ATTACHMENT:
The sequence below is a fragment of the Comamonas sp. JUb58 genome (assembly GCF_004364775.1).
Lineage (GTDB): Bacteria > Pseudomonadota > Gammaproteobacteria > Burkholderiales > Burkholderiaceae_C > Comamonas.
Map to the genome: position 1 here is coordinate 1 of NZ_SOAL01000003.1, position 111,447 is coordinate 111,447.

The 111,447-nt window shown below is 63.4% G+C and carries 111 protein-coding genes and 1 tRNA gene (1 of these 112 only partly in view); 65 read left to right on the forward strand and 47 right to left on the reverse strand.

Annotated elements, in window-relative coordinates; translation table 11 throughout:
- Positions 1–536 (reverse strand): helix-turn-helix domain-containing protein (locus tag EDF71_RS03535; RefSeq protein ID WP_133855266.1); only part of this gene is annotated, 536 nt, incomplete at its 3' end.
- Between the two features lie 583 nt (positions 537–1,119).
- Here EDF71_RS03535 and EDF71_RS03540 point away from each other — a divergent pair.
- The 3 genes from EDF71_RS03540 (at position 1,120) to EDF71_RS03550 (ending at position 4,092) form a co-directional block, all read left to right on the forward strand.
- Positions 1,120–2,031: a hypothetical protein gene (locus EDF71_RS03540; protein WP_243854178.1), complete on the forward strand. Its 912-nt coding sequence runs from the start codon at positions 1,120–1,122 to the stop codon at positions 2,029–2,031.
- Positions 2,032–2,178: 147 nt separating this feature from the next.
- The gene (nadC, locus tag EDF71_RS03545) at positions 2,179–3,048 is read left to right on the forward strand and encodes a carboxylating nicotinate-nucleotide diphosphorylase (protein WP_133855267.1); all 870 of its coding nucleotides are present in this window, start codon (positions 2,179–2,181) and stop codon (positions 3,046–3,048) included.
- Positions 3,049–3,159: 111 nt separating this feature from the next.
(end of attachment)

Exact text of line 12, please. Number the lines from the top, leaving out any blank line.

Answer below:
- The gene (nadC, locus tag EDF71_RS03545) at positions 2,179–3,048 is read left to right on the forward strand and encodes a carboxylating nicotinate-nucleotide diphosphorylase (protein WP_133855267.1); all 870 of its coding nucleotides are present in this window, start codon (positions 2,179–2,181) and stop codon (positions 3,046–3,048) included.